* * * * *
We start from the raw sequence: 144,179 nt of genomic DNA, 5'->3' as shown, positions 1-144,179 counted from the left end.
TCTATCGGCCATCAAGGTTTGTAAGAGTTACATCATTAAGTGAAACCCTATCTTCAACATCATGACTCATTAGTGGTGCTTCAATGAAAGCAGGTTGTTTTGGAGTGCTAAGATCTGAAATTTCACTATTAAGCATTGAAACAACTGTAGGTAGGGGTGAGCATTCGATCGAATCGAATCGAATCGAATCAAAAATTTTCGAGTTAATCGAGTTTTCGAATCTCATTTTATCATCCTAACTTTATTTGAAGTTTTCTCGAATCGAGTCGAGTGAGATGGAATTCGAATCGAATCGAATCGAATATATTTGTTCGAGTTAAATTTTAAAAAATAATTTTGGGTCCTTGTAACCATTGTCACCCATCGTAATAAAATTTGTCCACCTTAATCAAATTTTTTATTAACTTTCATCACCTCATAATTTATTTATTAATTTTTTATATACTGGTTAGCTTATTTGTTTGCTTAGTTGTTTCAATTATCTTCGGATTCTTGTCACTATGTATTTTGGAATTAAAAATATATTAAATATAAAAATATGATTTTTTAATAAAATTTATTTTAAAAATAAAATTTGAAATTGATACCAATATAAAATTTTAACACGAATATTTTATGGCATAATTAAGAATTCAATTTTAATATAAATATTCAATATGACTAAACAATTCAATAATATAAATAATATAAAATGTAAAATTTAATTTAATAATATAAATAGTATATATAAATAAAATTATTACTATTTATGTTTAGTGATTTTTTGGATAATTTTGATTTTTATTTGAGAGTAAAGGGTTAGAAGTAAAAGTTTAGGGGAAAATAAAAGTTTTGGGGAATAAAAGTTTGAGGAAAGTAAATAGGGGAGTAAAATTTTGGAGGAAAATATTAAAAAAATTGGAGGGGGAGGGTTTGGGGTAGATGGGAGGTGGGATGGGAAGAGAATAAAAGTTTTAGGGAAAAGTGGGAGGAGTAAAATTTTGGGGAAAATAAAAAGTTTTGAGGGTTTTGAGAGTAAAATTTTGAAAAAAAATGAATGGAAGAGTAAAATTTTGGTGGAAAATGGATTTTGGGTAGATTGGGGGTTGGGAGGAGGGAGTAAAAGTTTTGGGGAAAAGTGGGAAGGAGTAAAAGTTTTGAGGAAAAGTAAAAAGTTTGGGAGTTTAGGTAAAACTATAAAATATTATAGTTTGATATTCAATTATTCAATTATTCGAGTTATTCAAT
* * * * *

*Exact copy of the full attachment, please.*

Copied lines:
We start from the raw sequence: 144,179 nt of genomic DNA, 5'->3' as shown, positions 1-144,179 counted from the left end.
TCTATCGGCCATCAAGGTTTGTAAGAGTTACATCATTAAGTGAAACCCTATCTTCAACATCATGACTCATTAGTGGTGCTTCAATGAAAGCAGGTTGTTTTGGAGTGCTAAGATCTGAAATTTCACTATTAAGCATTGAAACAACTGTAGGTAGGGGTGAGCATTCGATCGAATCGAATCGAATCGAATCAAAAATTTTCGAGTTAATCGAGTTTTCGAATCTCATTTTATCATCCTAACTTTATTTGAAGTTTTCTCGAATCGAGTCGAGTGAGATGGAATTCGAATCGAATCGAATCGAATATATTTGTTCGAGTTAAATTTTAAAAAATAATTTTGGGTCCTTGTAACCATTGTCACCCATCGTAATAAAATTTGTCCACCTTAATCAAATTTTTTATTAACTTTCATCACCTCATAATTTATTTATTAATTTTTTATATACTGGTTAGCTTATTTGTTTGCTTAGTTGTTTCAATTATCTTCGGATTCTTGTCACTATGTATTTTGGAATTAAAAATATATTAAATATAAAAATATGATTTTTTAATAAAATTTATTTTAAAAATAAAATTTGAAATTGATACCAATATAAAATTTTAACACGAATATTTTATGGCATAATTAAGAATTCAATTTTAATATAAATATTCAATATGACTAAACAATTCAATAATATAAATAATATAAAATGTAAAATTTAATTTAATAATATAAATAGTATATATAAATAAAATTATTACTATTTATGTTTAGTGATTTTTTGGATAATTTTGATTTTTATTTGAGAGTAAAGGGTTAGAAGTAAAAGTTTAGGGGAAAATAAAAGTTTTGGGGAATAAAAGTTTGAGGAAAGTAAATAGGGGAGTAAAATTTTGGAGGAAAATATTAAAAAAATTGGAGGGGGAGGGTTTGGGGTAGATGGGAGGTGGGATGGGAAGAGAATAAAAGTTTTAGGGAAAAGTGGGAGGAGTAAAATTTTGGGGAAAATAAAAAGTTTTGAGGGTTTTGAGAGTAAAATTTTGAAAAAAAATGAATGGAAGAGTAAAATTTTGGTGGAAAATGGATTTTGGGTAGATTGGGGGTTGGGAGGAGGGAGTAAAAGTTTTGGGGAAAAGTGGGAAGGAGTAAAAGTTTTGAGGAAAAGTAAAAAGTTTGGGAGTTTAGGTAAAACTATAAAATATTATAGTTTGATATTCAATTATTCAATTATTCGAGTTATTCAAT